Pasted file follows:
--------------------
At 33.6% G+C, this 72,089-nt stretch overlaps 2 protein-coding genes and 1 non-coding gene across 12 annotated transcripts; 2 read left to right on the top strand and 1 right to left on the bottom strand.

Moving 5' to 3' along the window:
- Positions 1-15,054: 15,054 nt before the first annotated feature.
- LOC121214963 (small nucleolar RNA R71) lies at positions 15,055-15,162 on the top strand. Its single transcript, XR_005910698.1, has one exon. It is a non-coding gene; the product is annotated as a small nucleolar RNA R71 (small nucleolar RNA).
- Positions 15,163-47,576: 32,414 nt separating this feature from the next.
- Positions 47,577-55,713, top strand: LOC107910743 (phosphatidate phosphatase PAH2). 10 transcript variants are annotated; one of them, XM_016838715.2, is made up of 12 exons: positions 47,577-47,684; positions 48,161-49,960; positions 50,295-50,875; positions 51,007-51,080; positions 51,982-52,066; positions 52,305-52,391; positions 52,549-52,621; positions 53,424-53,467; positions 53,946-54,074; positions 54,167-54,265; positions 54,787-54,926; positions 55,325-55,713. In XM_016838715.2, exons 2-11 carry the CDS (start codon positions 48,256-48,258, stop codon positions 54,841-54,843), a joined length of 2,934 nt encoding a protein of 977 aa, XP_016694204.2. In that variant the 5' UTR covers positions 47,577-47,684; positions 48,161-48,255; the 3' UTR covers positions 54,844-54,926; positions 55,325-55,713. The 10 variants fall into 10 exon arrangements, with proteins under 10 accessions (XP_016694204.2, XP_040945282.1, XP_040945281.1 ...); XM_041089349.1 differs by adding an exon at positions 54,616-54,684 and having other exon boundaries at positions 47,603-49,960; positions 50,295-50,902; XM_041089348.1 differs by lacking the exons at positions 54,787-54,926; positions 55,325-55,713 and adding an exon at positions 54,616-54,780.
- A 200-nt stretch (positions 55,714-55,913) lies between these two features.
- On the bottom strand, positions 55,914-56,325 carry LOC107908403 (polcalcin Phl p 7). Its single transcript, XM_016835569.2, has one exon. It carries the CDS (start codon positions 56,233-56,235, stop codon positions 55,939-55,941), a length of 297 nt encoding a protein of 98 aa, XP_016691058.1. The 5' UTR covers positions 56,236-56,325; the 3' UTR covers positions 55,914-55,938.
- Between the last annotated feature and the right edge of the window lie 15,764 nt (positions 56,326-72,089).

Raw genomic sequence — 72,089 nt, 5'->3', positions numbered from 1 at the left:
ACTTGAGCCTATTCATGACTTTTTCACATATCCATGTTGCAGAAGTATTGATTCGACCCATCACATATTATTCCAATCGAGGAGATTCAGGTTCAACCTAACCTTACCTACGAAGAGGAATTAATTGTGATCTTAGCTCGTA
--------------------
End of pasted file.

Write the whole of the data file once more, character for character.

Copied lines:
At 33.6% G+C, this 72,089-nt stretch overlaps 2 protein-coding genes and 1 non-coding gene across 12 annotated transcripts; 2 read left to right on the top strand and 1 right to left on the bottom strand.

Moving 5' to 3' along the window:
- Positions 1-15,054: 15,054 nt before the first annotated feature.
- LOC121214963 (small nucleolar RNA R71) lies at positions 15,055-15,162 on the top strand. Its single transcript, XR_005910698.1, has one exon. It is a non-coding gene; the product is annotated as a small nucleolar RNA R71 (small nucleolar RNA).
- Positions 15,163-47,576: 32,414 nt separating this feature from the next.
- Positions 47,577-55,713, top strand: LOC107910743 (phosphatidate phosphatase PAH2). 10 transcript variants are annotated; one of them, XM_016838715.2, is made up of 12 exons: positions 47,577-47,684; positions 48,161-49,960; positions 50,295-50,875; positions 51,007-51,080; positions 51,982-52,066; positions 52,305-52,391; positions 52,549-52,621; positions 53,424-53,467; positions 53,946-54,074; positions 54,167-54,265; positions 54,787-54,926; positions 55,325-55,713. In XM_016838715.2, exons 2-11 carry the CDS (start codon positions 48,256-48,258, stop codon positions 54,841-54,843), a joined length of 2,934 nt encoding a protein of 977 aa, XP_016694204.2. In that variant the 5' UTR covers positions 47,577-47,684; positions 48,161-48,255; the 3' UTR covers positions 54,844-54,926; positions 55,325-55,713. The 10 variants fall into 10 exon arrangements, with proteins under 10 accessions (XP_016694204.2, XP_040945282.1, XP_040945281.1 ...); XM_041089349.1 differs by adding an exon at positions 54,616-54,684 and having other exon boundaries at positions 47,603-49,960; positions 50,295-50,902; XM_041089348.1 differs by lacking the exons at positions 54,787-54,926; positions 55,325-55,713 and adding an exon at positions 54,616-54,780.
- A 200-nt stretch (positions 55,714-55,913) lies between these two features.
- On the bottom strand, positions 55,914-56,325 carry LOC107908403 (polcalcin Phl p 7). Its single transcript, XM_016835569.2, has one exon. It carries the CDS (start codon positions 56,233-56,235, stop codon positions 55,939-55,941), a length of 297 nt encoding a protein of 98 aa, XP_016691058.1. The 5' UTR covers positions 56,236-56,325; the 3' UTR covers positions 55,914-55,938.
- Between the last annotated feature and the right edge of the window lie 15,764 nt (positions 56,326-72,089).

Raw genomic sequence — 72,089 nt, 5'->3', positions numbered from 1 at the left:
ACTTGAGCCTATTCATGACTTTTTCACATATCCATGTTGCAGAAGTATTGATTCGACCCATCACATATTATTCCAATCGAGGAGATTCAGGTTCAACCTAACCTTACCTACGAAGAGGAATTAATTGTGATCTTAGCTCGTA